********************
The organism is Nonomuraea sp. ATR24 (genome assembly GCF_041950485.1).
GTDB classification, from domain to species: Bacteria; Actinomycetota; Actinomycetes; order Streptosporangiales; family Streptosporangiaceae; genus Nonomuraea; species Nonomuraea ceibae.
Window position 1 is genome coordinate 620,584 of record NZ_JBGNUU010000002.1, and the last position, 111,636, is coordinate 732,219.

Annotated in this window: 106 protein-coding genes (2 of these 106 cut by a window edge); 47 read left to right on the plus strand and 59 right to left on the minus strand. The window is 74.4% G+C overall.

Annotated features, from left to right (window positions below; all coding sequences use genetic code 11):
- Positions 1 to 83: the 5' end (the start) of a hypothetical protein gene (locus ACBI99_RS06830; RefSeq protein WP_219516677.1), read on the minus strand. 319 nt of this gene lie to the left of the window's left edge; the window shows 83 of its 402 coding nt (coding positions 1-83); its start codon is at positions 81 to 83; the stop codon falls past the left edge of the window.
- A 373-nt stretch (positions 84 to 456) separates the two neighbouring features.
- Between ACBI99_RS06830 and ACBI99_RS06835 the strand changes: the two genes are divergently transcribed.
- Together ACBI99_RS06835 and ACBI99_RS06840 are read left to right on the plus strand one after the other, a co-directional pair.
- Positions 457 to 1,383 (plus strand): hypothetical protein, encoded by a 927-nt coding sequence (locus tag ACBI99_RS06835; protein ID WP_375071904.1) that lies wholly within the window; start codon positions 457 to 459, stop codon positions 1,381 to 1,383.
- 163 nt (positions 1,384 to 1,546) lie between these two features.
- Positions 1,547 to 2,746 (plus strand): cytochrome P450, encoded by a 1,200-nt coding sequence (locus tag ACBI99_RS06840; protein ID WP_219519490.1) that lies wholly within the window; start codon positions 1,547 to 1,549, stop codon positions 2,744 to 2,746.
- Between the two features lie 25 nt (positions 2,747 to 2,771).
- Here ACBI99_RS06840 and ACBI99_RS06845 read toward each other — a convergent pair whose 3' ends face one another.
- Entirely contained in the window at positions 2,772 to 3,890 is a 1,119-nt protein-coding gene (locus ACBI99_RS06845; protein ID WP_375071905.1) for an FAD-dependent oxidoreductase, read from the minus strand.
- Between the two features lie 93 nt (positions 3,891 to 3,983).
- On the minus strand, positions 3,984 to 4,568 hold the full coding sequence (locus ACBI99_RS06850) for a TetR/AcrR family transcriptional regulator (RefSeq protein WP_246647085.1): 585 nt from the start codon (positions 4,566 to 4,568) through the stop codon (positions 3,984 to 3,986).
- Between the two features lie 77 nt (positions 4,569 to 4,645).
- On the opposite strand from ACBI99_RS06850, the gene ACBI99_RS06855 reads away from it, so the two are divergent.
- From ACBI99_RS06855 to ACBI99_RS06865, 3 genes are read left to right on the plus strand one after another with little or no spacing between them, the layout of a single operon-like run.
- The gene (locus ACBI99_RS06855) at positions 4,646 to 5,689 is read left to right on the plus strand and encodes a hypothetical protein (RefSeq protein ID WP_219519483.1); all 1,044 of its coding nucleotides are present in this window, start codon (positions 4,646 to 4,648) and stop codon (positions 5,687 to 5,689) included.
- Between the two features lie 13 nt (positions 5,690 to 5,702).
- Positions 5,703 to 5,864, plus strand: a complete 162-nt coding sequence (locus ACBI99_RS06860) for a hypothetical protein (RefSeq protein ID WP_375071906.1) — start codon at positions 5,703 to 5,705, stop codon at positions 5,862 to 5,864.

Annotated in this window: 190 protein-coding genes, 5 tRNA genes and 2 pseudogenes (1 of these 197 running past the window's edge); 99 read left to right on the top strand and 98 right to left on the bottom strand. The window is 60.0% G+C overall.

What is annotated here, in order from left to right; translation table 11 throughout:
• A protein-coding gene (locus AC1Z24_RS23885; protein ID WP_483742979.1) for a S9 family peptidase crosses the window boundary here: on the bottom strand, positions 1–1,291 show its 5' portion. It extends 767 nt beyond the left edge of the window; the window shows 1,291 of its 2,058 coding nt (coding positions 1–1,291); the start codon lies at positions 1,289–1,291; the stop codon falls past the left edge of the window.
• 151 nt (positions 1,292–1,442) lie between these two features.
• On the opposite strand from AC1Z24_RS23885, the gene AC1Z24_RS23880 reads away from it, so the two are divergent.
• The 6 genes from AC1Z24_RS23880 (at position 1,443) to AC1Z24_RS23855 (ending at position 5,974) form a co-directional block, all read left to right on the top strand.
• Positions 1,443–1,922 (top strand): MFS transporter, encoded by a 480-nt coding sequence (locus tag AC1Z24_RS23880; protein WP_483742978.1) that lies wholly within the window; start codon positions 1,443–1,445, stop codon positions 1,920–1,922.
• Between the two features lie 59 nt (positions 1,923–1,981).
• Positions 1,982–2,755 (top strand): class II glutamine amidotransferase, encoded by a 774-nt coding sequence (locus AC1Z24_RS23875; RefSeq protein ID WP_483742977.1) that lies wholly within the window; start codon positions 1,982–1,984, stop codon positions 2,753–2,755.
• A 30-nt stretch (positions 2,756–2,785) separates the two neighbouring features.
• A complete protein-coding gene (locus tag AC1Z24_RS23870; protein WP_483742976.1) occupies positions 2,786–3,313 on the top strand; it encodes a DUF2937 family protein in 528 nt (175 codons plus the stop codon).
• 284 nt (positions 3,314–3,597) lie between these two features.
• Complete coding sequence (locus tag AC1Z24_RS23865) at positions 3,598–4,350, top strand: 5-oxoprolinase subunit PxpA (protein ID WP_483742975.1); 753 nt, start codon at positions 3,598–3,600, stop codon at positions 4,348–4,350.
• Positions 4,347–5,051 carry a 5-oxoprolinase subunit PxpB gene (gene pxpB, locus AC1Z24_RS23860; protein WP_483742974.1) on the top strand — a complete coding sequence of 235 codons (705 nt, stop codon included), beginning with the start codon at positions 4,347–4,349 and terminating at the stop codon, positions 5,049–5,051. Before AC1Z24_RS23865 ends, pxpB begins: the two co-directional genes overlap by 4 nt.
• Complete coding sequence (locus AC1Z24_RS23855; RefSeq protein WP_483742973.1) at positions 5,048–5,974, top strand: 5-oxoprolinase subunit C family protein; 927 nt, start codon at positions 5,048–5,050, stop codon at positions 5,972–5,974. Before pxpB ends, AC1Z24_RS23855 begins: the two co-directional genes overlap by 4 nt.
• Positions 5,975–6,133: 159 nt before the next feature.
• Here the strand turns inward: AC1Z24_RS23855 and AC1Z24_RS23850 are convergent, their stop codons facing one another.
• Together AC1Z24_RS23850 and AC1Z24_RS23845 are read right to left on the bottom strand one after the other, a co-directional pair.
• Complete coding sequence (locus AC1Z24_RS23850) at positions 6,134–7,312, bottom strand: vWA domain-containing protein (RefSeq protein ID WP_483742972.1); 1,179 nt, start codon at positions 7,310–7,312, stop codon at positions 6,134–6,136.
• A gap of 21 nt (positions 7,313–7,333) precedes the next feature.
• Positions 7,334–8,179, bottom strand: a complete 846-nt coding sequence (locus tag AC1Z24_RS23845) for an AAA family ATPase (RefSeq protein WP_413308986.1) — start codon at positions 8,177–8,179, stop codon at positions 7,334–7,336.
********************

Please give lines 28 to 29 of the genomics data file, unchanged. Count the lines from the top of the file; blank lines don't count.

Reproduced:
• On the opposite strand from AC1Z24_RS23885, the gene AC1Z24_RS23880 reads away from it, so the two are divergent.
• The 6 genes from AC1Z24_RS23880 (at position 1,443) to AC1Z24_RS23855 (ending at position 5,974) form a co-directional block, all read left to right on the top strand.